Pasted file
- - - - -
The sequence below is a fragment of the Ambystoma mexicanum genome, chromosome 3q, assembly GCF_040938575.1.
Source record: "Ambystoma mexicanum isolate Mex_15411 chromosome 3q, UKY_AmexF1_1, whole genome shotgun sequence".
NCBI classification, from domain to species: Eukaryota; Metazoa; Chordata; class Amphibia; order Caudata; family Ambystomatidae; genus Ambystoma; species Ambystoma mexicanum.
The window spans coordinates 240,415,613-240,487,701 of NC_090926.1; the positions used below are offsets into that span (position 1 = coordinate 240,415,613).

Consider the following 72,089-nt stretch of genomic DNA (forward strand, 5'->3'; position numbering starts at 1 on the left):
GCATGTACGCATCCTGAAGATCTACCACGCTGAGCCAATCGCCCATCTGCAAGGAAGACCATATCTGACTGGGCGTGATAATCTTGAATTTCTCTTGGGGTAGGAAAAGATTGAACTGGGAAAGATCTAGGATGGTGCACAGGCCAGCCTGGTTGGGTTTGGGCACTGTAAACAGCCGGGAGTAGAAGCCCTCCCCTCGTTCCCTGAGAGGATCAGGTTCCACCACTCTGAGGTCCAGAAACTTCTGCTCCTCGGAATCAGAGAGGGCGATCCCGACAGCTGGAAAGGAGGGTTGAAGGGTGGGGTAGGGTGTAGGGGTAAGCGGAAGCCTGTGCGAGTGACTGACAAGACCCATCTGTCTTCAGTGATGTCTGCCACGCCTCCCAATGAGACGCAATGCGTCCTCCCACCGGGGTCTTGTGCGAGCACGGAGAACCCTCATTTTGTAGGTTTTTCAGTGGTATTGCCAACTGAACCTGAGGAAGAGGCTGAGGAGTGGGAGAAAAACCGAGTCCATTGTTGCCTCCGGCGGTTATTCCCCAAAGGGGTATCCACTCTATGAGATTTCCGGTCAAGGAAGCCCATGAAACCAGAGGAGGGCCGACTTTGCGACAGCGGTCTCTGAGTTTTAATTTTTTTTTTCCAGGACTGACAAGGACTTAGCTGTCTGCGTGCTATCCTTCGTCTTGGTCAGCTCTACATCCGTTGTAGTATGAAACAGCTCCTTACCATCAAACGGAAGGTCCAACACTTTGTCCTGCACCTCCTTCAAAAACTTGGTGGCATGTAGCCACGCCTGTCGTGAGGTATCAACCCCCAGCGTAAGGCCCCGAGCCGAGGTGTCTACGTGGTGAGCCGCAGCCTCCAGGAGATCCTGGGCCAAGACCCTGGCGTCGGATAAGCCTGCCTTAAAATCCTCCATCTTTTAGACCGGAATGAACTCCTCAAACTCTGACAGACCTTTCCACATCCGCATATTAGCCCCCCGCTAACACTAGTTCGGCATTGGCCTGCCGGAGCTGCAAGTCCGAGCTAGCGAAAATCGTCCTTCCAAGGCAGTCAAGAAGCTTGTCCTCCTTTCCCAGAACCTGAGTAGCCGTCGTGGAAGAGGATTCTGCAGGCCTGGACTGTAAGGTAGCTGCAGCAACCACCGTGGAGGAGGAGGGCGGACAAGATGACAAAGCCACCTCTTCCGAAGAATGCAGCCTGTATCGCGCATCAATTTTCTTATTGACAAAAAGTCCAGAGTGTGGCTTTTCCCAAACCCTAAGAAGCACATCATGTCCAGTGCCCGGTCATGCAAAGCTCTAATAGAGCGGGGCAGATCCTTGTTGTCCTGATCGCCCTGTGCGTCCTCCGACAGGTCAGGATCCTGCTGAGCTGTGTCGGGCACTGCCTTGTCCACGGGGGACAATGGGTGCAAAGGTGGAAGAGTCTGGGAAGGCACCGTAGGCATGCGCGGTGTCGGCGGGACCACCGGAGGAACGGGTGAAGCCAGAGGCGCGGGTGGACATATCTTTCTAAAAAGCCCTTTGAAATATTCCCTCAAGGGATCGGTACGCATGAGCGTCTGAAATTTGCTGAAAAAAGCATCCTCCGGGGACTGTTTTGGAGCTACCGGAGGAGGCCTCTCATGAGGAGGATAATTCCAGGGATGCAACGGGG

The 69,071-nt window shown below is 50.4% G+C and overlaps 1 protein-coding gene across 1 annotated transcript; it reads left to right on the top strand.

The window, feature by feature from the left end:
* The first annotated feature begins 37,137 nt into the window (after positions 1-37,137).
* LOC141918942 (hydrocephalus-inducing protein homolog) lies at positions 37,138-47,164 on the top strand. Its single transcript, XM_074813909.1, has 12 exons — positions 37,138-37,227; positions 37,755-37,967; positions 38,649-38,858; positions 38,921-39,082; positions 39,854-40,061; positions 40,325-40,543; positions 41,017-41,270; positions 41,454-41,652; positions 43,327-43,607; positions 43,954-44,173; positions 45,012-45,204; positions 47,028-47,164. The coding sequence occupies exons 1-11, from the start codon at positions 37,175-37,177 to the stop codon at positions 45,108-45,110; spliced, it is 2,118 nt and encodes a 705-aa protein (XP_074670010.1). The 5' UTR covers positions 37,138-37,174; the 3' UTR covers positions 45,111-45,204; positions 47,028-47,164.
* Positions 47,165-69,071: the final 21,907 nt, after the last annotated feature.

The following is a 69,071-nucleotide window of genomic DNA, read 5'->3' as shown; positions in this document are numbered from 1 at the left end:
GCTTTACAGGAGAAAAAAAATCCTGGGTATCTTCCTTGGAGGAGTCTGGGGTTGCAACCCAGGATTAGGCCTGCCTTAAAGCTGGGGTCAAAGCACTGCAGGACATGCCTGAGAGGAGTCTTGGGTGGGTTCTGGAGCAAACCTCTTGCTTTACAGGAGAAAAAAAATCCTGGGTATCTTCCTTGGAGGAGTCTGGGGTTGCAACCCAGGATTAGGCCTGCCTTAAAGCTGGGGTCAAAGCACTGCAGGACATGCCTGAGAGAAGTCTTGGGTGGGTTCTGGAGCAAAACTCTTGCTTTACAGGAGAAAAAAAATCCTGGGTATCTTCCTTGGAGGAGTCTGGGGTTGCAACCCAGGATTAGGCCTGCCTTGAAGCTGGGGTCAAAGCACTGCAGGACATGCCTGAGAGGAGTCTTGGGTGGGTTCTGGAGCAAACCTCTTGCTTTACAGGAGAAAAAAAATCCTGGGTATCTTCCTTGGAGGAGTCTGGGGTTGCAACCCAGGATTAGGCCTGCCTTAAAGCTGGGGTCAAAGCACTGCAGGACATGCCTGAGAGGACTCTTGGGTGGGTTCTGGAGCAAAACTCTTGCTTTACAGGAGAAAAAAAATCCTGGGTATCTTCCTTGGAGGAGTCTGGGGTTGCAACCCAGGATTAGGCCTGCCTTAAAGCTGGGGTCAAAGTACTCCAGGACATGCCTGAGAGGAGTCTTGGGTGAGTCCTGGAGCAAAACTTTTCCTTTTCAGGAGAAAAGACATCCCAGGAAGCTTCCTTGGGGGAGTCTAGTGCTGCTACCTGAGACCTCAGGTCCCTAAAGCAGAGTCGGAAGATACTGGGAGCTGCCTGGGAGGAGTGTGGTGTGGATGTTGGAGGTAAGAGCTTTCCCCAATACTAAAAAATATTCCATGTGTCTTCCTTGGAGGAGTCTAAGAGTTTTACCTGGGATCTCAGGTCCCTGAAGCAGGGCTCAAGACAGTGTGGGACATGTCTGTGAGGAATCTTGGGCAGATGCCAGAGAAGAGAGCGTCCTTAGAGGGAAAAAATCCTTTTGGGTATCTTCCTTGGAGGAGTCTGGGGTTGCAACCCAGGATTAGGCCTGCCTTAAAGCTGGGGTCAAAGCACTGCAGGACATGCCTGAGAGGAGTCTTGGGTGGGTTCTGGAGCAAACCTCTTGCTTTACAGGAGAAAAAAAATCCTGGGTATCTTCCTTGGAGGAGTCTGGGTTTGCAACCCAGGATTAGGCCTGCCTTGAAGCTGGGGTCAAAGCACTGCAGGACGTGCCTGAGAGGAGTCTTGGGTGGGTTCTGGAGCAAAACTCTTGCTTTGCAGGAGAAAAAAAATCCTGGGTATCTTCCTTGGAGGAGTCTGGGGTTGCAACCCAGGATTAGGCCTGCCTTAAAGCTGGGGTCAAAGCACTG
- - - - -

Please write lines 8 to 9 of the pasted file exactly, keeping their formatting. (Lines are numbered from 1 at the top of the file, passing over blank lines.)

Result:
The window, feature by feature from the left end:
* The first annotated feature begins 37,137 nt into the window (after positions 1-37,137).